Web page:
Monitoring available water resources accurately and consistently is a key information requirement for successful water resource management, says geographical information services company GeoTerra Image (GTI) director Mark Thompson.
"With the Western Cape feeling the pressure of the drought, we are confident that we will be able to provide insights into the current drought as well as contribute positively towards understanding and monitoring surface-water resources across South Africa using Mzansi Amanzi."
Mzansi Amanzi is a Web-based monthly water monitoring tool that enables users to visualise and determine the extent of surface water resources across the entire country, using earth observation technologies.
National monthly monitoring across the country at high spatial detail will provide a better overall assessment of the catchment areas that have water resource potential, which can provide a better perspective for managers on overall water resources availability, says water management specialists DHI South Africa director Jason Hallowes.
"This could enable authorities to identify problem areas immediately prior to complications occurring, and to better understand the necessity of delaying or implementing water restrictions in specific areas."
Hallowes adds that the information generated through the system can also support other activities in certain areas from a health and safety perspective. "Stagnant water can lead to increased disease occurrence in malaria areas, and contribute to increases in enteric disease in poorly serviced communities."
Explaining how the water monitoring Web service works, Thompson says "GTI places the key in the ignition and starts the motor" that processes the satellite imagery through its unique algorithms in its cloud-based models, and produces the geospatial data product.
He explains that the cloud-based processing pulls in all the Sentinel 2 satellite imagery that has been recorded over South Africa during the previous month, after which the company developed modelling algorithms first identify any cloud-obscured areas for exclusion, and then classifies the remaining image pixels into those that contain water and those that do not.
"The derived water datasets are stored in our Google storage bucket and then synced from the cloud to our Web application."
When determining the accuracy of the modelled derivative, he says it is important to understand the resolution and minimum mapping unit of the product because the models can accurately determine surface water if the surface water covers an area larger than 0.5 ha. Each pixel in the Sentinel satellite imagery is resampled to a resolution of 20 m, allowing us to repeatedly and accurately identify and map water features down to 0.5 ha in size.
"Owing to the resolution of the input data, the models will classify a farm dam, but may miss the small pond in the back of your garden."
Thompson says the beta version of the online Mzansi Amanzi Web portal was launched in November last year and the company is planning to release several updates this year, which will have various user and information content enhancements of the platform and its features.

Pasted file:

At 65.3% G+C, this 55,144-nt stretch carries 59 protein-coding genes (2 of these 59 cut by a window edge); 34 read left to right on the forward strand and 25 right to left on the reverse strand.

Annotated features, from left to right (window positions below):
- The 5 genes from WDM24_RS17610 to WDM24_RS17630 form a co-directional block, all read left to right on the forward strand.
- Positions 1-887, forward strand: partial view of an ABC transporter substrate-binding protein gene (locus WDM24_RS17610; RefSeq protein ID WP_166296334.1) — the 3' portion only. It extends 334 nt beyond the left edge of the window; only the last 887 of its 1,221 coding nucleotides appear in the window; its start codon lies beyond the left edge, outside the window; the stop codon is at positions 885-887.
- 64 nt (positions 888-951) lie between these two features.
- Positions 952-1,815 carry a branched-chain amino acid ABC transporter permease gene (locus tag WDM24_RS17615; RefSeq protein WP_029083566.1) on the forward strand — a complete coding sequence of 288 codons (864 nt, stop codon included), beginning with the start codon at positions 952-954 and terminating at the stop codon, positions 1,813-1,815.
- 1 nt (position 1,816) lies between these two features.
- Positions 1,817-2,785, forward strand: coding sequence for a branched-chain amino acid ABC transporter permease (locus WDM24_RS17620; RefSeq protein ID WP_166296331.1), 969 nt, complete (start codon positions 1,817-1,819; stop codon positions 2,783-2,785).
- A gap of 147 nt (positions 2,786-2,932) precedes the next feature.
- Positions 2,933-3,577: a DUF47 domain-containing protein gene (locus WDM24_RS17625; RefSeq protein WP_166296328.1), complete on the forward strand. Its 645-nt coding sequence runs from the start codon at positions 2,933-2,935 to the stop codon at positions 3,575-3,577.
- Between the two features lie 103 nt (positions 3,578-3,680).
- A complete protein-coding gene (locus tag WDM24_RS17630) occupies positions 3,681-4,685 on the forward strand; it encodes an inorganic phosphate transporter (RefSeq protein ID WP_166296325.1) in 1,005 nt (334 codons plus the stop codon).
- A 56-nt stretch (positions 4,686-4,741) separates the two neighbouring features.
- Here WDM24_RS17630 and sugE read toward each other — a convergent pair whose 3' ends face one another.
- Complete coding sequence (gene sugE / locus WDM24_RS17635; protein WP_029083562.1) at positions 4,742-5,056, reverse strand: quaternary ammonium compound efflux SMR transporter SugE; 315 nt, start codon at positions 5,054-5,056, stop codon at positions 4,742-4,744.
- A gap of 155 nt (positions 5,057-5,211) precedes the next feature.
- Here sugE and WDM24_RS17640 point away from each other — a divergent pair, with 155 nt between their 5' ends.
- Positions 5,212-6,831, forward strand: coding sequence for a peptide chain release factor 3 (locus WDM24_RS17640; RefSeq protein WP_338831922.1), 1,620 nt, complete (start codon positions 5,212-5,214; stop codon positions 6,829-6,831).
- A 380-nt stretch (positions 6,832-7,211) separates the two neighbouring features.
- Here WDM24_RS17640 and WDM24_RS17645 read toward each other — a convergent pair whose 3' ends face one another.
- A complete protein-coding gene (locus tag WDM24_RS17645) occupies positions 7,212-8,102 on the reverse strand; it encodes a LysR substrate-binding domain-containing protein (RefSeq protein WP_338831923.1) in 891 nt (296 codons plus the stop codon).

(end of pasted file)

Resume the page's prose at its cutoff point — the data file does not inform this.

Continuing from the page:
"The first release was primarily a visual interpretative indication of water in South Africa, with the next release focusing on making the quantitative statistics available to the user through tabulated spreadsheets and digital data . . . to quantify the surface-water changes that occur," he explains.
Hallowes says in South Africa, only a fraction of the water resources is physically monitored by the Department of Water and Sanitation which measures about 205 dams across the country on a weekly basis.
Hallowes indicates that there is a significant number of larger dam and reservoir assets held by municipalities and private organisations, including farmers, natural lakes and industry, which are not monitored.
". . . to gain a good perspective on the actual availability of water resources in an area, an understanding of the overall storage provides a much better assessment, which can lead to better decision-making. The Mzanzi Amanzi web tool provides such an assessment on a regular basis."
The surface water monitoring system is the first of its kind in South Africa. The company recognises that, while water management authorities have existing systems to help manage water resources, GTI is positive that this service can add value to help and improve current monitoring systems.
GTI is collaborating with the DHI South Africa/ EkoSource partnership for testing the operational capability to derive volumetric estimates from South Africa's surface-water output across numerous dams in the country, using the surface area water data provided by Mzanzi Amanzi.
"Once the volumetric estimates have been completed, the product will be improved to provide dam volume estimates on a catchment basis for key individual larger and medium-sized dams, as well as an overview of water availability in all the smaller dams in an area. The final product will also assess water use and flow predictions to provide an assessment of how these systems will look six months to a year in the future," Hallowes adds.
Thompson confirms that the company wants to compile a quantitative accuracy figure to its monthly surface-water maps and it is engaging with several entities that could assist in validating the water classification output against field verified surface water.